Closing down your company involves more than merely closing the doors and walking away, regardless of the size of the business. There are some legal and logistical processes you’ll need to cater to in order to avoid the possibility of having to deal with any legal complications.
Whether it’s an insolvent or solvent winding up through which your business is shutting down, we zone-in on the compliance matters you’ll need to take care of to get it right.
Selecting the best approach to closing your business
Basically you have two options through which your business can be closed down. Solvent – if the company has the ability to pay its bills, and insolvent if it is unable to.
A solvent company can file an application to have it struck off the Register of Companies, or alternatively the process of a members’ voluntary liquidation can begin.
Should the company not be able to pay its bills when seeking to close down, the interests of any creditors involved in the business will take legal priority over the shareholders, in which case the creditors’ voluntary liquidation process will need to be enforced. As part of this process, 75% of the shareholders will have to agree to liquidation, with the company put through compulsory liquidation should the shareholders not come to an agreement.
Informing affected parties
Alongside informing the HMRC of your plans to close down, all affected parties of the company need to be informed before you apply for liquidation or to have the company struck off.
Selling remaining inventory and assets
If the company is going through insolvent liquidation then advice from an independent insolvency specialist will be required, otherwise if it’s a solvent liquidation the company is going through, you would probably be able to distribute some of the company’s assets to shareholders. Either way, all remaining assets and inventory will need to be sold.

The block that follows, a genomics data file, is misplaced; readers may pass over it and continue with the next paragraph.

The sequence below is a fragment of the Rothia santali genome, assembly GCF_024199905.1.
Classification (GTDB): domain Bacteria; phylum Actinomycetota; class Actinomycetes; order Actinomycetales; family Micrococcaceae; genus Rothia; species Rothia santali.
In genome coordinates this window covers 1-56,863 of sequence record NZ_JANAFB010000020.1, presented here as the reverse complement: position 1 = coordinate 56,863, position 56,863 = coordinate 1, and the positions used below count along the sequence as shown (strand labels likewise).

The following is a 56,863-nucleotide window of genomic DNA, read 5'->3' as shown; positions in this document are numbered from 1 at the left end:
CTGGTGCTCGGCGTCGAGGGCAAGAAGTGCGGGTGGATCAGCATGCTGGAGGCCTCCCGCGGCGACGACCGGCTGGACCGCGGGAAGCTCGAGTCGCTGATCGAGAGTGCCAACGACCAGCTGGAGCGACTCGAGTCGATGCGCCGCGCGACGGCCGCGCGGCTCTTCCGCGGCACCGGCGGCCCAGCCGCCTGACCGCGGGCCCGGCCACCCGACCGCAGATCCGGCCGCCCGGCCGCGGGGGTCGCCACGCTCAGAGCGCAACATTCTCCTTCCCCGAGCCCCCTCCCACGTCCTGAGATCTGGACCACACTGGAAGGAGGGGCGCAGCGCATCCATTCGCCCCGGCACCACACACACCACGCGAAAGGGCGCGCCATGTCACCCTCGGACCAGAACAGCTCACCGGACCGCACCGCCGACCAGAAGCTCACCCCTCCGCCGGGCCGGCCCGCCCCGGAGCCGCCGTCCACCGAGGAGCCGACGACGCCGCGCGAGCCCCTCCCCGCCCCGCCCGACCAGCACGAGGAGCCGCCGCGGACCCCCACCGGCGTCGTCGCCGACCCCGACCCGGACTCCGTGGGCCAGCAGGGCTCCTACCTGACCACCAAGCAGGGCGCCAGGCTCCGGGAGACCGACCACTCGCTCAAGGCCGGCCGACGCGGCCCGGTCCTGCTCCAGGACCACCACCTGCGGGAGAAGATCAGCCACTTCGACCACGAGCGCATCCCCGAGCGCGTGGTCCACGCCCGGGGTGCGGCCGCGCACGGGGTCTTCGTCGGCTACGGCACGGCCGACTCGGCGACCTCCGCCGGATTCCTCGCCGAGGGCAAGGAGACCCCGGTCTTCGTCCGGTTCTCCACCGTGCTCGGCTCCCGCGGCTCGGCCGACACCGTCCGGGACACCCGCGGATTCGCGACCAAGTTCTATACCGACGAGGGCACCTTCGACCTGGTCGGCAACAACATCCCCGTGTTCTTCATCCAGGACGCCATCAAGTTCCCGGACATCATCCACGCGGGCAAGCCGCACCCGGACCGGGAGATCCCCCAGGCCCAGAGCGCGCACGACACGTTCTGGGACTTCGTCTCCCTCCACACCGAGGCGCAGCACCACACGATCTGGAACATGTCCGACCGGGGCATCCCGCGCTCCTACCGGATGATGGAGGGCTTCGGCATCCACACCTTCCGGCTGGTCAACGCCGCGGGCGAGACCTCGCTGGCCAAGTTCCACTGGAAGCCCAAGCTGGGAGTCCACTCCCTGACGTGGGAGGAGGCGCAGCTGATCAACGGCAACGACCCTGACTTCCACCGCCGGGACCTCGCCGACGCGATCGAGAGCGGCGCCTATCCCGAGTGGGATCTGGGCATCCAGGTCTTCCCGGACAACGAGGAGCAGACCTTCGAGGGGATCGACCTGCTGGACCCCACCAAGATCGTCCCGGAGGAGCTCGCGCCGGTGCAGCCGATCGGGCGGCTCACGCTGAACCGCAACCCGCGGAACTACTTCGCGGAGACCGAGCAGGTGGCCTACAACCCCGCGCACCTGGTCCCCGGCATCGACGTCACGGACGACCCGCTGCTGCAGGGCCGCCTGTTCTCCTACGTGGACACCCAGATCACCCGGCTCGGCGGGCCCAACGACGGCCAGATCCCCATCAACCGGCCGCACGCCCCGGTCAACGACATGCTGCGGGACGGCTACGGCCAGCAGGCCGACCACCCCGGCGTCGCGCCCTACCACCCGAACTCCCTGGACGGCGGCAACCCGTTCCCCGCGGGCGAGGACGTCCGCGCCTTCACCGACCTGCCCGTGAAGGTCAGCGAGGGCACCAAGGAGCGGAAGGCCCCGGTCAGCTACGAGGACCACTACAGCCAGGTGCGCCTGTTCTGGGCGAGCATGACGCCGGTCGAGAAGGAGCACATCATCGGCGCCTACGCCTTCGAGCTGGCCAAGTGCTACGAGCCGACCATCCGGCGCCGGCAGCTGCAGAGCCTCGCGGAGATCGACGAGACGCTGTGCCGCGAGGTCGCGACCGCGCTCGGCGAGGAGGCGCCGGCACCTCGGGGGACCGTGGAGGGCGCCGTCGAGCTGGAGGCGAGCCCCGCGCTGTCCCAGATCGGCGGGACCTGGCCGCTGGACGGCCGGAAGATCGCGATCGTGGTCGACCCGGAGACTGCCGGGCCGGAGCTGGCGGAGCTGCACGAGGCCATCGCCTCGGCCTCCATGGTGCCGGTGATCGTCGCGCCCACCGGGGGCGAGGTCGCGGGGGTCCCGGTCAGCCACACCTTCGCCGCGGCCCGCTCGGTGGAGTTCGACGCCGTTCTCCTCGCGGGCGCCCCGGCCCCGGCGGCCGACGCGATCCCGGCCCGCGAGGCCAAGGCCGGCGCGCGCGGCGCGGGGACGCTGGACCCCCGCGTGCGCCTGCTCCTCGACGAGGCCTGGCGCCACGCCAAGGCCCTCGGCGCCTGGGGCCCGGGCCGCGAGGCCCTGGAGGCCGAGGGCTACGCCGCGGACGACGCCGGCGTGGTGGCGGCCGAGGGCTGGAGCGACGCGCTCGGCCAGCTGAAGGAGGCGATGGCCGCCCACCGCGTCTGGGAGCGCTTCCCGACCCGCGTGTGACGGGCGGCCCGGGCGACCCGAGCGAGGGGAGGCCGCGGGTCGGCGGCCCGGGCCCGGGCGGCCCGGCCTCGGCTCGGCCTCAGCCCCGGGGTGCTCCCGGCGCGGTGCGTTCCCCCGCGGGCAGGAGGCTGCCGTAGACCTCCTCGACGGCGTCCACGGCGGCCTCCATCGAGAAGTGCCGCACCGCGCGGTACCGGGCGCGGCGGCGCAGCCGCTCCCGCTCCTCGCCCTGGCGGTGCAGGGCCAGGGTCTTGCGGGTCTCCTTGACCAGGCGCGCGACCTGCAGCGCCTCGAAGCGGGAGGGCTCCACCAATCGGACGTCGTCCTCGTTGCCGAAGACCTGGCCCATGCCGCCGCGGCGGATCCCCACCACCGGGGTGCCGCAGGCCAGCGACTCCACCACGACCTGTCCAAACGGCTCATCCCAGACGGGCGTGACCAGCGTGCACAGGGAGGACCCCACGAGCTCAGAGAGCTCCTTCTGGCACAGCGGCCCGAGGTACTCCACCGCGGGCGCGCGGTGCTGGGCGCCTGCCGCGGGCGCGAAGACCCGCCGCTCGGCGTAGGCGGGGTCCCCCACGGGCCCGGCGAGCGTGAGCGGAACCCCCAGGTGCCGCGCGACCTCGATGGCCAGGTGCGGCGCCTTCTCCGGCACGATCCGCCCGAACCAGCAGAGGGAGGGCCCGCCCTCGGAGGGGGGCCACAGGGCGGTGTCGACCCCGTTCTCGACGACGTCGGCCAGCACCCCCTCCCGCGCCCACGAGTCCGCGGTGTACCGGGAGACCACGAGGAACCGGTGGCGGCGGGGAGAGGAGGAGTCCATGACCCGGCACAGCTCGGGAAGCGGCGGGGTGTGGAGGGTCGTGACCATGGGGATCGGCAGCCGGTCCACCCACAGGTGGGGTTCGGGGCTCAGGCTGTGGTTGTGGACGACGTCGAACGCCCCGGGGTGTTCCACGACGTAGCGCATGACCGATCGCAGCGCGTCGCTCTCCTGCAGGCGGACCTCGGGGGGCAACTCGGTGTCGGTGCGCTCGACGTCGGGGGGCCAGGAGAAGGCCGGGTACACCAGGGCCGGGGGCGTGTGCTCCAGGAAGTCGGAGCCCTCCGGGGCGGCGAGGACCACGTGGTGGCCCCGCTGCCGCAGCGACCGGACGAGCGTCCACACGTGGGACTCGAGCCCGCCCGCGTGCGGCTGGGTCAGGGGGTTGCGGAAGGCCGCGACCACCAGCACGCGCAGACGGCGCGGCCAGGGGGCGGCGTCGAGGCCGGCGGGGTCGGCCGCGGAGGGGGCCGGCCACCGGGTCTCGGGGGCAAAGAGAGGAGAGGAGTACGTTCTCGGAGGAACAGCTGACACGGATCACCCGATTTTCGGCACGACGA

Settling outstanding debts
You will have to pay back any outstanding amounts of money owed your creditors after informing them of your plans to close the business.
Paying employees and shutting down payroll
Before the business ceases operations, all staff which is employed by the business will be entitled to their full, final pay, which may include holiday pay and the likes. The company will enter into insolvent liquidation if it is unable to pay its staff in full.
Business documentation including your bank statements, invoices and receipts should be kept for seven years after the company is liquidated or stuck off. This is party to the process of finalising all accounts, which includes filing an application for a Company Tax Return, settling all taxes and sending the final trading accounts to the HMRC (explicitly informing them of this fact).
You might need to consult with insolvency specialists if you want to make sure you do everything correctly with regards to closing down your business, a service which perhaps proves to be critical in the event that you’ve been served with a winding up petition as well.
I set this blog up a couple of years ago now as a way to share my experience that I’ve gained through my school education and my real life education. It sounds geeky, but the economy is something that I’m really passionate about and it’s something that I am actually pretty talented in, so it’s great for me to share these experiences with those that may be struggling a little bit with finance and figuring out how to navigate the economy.